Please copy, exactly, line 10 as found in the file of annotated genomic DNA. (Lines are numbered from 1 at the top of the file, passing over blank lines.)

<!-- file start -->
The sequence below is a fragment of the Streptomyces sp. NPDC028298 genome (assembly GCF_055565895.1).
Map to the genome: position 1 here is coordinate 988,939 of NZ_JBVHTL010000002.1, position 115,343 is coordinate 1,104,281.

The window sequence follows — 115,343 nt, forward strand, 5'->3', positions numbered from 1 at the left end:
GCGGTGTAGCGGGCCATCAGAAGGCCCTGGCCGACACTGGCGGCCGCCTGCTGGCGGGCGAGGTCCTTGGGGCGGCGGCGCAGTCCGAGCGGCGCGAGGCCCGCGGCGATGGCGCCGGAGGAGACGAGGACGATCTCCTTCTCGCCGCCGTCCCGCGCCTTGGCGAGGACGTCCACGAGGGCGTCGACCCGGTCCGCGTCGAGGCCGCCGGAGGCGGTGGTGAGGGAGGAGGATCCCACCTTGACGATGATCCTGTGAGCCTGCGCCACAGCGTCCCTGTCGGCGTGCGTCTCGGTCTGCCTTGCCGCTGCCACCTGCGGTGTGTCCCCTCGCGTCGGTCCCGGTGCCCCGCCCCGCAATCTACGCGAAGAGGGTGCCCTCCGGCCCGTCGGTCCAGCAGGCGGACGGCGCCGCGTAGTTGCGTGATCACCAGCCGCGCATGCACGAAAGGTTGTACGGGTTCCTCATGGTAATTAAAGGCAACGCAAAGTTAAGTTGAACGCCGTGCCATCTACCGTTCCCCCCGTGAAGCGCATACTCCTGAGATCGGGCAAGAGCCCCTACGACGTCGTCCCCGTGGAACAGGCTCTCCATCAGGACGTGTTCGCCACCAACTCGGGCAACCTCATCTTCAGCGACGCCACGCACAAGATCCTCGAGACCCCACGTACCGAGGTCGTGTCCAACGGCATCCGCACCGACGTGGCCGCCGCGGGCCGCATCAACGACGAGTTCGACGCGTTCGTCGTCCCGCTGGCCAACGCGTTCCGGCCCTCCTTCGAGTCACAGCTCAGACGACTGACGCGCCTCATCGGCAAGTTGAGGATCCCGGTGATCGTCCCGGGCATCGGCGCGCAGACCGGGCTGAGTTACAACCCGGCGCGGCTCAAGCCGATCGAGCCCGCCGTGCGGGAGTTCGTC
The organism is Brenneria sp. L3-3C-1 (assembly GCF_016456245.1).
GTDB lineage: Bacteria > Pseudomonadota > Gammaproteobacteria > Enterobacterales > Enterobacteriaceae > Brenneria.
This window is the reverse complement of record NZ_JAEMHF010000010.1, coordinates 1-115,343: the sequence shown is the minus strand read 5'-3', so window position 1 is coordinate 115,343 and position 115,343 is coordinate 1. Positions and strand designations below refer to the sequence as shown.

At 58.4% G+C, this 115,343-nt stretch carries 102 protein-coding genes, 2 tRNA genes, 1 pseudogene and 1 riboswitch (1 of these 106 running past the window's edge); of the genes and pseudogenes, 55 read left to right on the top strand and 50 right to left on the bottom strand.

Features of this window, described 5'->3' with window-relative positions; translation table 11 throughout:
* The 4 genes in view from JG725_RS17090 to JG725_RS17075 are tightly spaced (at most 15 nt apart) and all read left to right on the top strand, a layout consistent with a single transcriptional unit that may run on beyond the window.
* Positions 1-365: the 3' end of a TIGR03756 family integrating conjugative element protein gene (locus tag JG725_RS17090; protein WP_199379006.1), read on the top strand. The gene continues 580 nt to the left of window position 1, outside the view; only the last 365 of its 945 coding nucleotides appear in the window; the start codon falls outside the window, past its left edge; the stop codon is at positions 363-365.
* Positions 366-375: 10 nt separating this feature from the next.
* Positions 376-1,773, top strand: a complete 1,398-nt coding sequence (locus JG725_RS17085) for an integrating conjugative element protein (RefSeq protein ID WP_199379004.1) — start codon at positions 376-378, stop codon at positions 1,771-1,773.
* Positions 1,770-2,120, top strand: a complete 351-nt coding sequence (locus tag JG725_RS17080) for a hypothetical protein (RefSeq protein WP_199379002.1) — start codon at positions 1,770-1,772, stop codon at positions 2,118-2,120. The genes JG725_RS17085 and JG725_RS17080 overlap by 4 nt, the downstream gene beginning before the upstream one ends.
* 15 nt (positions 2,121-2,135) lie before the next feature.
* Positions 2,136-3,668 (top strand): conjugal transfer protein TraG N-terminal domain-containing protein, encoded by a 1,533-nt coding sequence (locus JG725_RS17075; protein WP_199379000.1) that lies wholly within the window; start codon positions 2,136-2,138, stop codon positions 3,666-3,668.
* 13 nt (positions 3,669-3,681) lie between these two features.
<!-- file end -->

* The 4 genes in view from JG725_RS17090 to JG725_RS17075 are tightly spaced (at most 15 nt apart) and all read left to right on the top strand, a layout consistent with a single transcriptional unit that may run on beyond the window.